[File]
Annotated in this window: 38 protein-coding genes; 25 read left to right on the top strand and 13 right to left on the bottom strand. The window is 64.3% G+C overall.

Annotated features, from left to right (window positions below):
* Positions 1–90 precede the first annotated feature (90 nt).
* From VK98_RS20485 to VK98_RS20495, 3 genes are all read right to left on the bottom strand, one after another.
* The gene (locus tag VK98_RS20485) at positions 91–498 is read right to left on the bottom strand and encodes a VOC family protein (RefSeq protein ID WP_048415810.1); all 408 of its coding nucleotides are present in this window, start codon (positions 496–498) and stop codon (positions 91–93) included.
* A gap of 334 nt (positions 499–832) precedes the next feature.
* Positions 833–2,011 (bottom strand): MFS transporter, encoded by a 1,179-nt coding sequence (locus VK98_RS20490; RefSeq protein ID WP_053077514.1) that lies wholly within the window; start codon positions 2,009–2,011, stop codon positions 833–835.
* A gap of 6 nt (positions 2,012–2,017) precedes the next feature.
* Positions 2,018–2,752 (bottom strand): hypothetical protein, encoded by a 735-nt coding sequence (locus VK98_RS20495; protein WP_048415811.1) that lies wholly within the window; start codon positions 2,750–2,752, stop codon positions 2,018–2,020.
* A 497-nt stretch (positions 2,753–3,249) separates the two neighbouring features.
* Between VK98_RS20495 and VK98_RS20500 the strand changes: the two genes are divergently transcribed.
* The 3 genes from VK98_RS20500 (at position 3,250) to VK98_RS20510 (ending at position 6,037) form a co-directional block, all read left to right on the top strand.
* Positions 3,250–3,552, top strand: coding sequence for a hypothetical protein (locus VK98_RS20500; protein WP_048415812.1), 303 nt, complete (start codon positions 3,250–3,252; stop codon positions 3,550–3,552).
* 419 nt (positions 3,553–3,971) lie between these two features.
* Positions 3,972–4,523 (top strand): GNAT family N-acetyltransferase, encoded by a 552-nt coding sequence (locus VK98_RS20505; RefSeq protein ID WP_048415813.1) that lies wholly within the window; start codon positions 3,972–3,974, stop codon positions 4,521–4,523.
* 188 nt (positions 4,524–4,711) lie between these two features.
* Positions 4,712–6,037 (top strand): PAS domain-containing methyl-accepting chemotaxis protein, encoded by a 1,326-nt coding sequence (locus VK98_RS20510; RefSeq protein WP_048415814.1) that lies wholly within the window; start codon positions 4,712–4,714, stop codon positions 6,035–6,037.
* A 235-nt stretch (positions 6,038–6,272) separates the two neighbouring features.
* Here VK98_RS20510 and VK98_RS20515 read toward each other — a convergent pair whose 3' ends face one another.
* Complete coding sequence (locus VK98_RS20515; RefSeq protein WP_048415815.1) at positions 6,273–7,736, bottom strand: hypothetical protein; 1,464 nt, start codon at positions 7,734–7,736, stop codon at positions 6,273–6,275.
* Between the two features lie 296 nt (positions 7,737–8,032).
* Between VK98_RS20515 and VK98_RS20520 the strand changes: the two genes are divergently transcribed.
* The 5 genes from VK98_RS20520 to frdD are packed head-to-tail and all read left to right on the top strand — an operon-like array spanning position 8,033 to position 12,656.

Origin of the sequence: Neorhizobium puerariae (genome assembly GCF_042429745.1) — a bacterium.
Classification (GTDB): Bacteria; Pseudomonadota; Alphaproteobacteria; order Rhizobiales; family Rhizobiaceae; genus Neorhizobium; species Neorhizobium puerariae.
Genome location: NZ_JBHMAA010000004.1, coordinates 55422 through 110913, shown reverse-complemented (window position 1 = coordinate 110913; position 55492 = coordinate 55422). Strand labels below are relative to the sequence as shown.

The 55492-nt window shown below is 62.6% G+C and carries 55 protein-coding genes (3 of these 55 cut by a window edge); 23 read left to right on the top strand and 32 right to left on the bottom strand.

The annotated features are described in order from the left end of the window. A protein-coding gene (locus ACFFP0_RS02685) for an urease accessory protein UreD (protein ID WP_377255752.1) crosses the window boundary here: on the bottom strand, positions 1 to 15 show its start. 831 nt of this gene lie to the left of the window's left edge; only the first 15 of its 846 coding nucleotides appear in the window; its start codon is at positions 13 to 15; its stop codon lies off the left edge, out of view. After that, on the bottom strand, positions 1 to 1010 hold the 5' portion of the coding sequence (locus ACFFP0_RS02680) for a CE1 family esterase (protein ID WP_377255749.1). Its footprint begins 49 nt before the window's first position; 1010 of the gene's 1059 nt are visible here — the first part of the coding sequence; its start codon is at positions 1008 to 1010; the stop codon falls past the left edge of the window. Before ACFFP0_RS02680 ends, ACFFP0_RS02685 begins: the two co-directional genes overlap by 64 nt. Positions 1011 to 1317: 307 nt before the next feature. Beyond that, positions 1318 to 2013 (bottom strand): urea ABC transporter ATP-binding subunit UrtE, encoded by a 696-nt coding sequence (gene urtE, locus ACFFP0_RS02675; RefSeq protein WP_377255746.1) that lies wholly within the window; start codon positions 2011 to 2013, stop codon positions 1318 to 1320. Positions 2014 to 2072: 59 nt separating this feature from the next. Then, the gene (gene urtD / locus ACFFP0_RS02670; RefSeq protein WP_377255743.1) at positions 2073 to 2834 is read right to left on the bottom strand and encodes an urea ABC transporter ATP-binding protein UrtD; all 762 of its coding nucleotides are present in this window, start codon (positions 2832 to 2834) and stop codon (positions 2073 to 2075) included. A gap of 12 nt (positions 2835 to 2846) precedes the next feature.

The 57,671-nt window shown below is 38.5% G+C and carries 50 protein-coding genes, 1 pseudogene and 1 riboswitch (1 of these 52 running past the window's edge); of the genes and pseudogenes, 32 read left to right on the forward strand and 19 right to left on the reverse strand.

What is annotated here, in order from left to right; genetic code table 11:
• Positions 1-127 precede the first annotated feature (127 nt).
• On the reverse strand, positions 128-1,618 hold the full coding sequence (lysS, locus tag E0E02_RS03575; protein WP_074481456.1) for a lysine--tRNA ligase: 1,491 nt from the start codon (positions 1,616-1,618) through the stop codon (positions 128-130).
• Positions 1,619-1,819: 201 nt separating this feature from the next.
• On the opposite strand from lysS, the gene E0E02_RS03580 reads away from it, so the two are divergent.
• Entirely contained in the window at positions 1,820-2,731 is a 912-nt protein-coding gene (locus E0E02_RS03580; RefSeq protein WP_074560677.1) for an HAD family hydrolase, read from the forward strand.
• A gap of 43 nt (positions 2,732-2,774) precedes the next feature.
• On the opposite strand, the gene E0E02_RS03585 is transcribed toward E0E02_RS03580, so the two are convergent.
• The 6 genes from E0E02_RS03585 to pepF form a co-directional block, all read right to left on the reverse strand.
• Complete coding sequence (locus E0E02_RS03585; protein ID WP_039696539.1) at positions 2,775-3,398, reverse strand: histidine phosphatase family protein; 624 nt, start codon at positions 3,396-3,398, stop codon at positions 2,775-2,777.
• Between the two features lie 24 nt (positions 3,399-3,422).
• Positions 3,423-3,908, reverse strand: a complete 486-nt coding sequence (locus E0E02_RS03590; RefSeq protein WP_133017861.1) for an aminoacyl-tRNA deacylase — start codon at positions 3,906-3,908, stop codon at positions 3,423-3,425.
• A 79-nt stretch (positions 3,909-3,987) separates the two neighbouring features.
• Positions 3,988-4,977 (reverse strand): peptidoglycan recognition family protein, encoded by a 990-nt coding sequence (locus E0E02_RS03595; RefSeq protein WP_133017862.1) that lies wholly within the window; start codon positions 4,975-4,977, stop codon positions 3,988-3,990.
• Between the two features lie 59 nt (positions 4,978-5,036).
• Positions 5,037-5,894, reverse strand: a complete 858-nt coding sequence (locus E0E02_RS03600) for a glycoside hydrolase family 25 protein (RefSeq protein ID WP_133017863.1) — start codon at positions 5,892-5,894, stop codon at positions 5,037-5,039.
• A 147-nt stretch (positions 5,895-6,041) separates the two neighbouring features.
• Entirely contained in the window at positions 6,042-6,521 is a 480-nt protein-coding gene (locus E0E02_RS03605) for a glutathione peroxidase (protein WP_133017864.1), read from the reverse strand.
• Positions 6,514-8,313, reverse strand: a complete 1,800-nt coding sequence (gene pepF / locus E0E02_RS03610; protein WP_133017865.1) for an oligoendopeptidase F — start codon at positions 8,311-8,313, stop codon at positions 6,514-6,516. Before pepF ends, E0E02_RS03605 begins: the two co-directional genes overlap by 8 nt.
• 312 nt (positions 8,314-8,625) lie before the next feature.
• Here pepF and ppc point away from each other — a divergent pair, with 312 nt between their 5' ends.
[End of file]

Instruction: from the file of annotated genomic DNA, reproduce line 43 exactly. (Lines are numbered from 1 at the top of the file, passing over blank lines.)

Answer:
• Positions 3,988-4,977 (reverse strand): peptidoglycan recognition family protein, encoded by a 990-nt coding sequence (locus E0E02_RS03595; RefSeq protein WP_133017862.1) that lies wholly within the window; start codon positions 4,975-4,977, stop codon positions 3,988-3,990.